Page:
If you didn’t want to go the sloppy patch route I described, you could order a factory rebuilt engine from Sears for about $250, get out your block and tackle and install the engine and get another 60-70,000 miles out of the truck.
I dare say this might be a Ford-specific issue
There is a cross member directly under the oil pan
According to my source, it’s possible to remove the pan with the engine installed, but it involves lifting the engine sky high
On the gm full-size trucks in our fleet, removing the oil pan with the engine installed typically isn’t such an ordeal
Something else just came to mind . . . op’s engine has overhead cams, so removing pistons is considerably more work, versus an old school push rod V8, for example
In most cases a hole in the piston is caused by detonation.
If this is the case you should have heard a subtle ratting at times; especially under hard acceleration or climbing a hill.
Engine compartments are a lot more crowed than your Chevy with the I6
and more difficult to get to.
On my totally stock F150 4X4 with the Coyote 5.0, I need a stepladder to check the oil!
Didn’t notice anything till pulling away from an intersection. It has been a great truck till now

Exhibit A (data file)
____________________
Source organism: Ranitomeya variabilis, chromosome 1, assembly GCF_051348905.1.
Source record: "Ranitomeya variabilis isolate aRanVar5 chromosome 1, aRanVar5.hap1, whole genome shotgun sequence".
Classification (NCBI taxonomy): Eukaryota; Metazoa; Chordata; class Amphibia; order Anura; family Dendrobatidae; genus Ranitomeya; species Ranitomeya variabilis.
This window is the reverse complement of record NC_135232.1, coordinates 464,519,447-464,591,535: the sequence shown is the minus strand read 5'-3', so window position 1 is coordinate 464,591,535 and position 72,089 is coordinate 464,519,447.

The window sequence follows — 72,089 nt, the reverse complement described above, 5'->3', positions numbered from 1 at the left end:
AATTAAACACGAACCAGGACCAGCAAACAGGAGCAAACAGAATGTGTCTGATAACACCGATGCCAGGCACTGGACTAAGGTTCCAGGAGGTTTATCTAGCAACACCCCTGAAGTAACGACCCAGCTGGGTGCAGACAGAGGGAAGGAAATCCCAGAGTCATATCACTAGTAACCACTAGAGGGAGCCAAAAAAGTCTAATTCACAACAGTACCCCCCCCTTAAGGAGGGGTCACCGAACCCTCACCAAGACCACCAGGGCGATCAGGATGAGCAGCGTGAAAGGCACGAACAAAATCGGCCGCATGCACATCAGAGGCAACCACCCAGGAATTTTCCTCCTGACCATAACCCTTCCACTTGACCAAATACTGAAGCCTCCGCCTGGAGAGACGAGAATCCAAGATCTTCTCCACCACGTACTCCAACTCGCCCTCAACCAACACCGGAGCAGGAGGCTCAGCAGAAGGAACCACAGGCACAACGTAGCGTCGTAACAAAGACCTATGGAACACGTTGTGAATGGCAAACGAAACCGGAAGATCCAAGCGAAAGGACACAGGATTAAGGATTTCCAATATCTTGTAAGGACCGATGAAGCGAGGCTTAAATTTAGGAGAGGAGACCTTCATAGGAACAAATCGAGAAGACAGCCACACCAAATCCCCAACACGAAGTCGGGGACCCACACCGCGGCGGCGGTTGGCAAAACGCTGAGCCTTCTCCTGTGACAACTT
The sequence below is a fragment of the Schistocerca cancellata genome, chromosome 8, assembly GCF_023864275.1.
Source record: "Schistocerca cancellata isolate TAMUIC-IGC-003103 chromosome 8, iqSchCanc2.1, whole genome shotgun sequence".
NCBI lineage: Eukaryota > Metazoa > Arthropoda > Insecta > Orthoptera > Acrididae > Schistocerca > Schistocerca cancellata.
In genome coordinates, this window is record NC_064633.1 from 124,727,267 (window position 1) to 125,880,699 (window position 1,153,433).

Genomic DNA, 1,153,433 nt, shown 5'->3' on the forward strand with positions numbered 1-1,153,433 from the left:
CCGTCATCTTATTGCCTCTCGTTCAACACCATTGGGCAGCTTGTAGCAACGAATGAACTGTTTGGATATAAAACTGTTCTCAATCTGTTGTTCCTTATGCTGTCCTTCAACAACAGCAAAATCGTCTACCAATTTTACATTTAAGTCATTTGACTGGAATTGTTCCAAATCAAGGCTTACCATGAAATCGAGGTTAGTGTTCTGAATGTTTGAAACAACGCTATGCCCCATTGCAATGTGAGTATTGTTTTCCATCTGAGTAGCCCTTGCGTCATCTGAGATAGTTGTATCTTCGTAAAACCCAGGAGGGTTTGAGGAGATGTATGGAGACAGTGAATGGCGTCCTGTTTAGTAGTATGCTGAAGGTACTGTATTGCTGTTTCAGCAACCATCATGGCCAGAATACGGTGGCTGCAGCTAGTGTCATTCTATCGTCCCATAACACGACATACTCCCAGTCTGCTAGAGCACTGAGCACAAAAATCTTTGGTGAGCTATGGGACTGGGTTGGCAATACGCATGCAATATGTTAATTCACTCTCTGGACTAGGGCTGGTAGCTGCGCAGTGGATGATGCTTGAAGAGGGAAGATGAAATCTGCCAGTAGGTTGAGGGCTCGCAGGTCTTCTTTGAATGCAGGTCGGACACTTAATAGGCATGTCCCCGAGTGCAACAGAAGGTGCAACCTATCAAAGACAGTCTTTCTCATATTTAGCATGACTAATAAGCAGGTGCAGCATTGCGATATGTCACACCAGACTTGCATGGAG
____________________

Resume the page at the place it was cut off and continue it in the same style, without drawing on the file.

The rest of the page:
Correct, that is what they told me they did, but no explanation as what caused it
On late model vehicles with 4wd, overhead camshafts, etc, it can be quite a bit of work to access the engine block and heads for repairs. On some late model Ford trucks it actually takes less time to remove the body from the frame and do repairs than to work in the engine bay. Here we are pulling heads on a Ford pickup.
@asemaster Thank you for the picture and explanation. I forgot about the complexity that four wheel drive adds to a pickup truck. I guess I am out of touch with the times.
In the case of the Ford pickups, it’s not 4wd but the design and shape of the body that makes engine repair difficult. But here’s a Ford pickup we had recently where you could pull the head without leaving the driver’s seat.
The Ford truck forum thinks the 6.2 is very reliable, some issues with the oil pump reported by a fleet mechanic, nothing like this.
I have zero knowledge about this engine, but I can see that you are going to have a very significant set of decisions to make about what to do next. In order to do that you need to get some detailed information about the costs you will have to pay and the alternatives. The dealership where it is now will give you their assessment and estimates, but they will undoubtedly also want you to consider trading your truck for a new one, where there is profit to be made. Before you make that choice I think you should seriously consider having your truck towed to an independent shop that knows trucks well for their exam and estimates. Armed with that info you can spend a few days reviewing the situation, maybe even talking to other dealers about buying a different brand truck elsewhere, and then make some hard choices.
Through all of this it is possible you will learn what really happened and maybe how you can get some help from Ford for the repair costs. I sure would like to know, and so would other readers of this forum.
Considering the truck has 114K miles, why do you figure Ford would do that . . . ?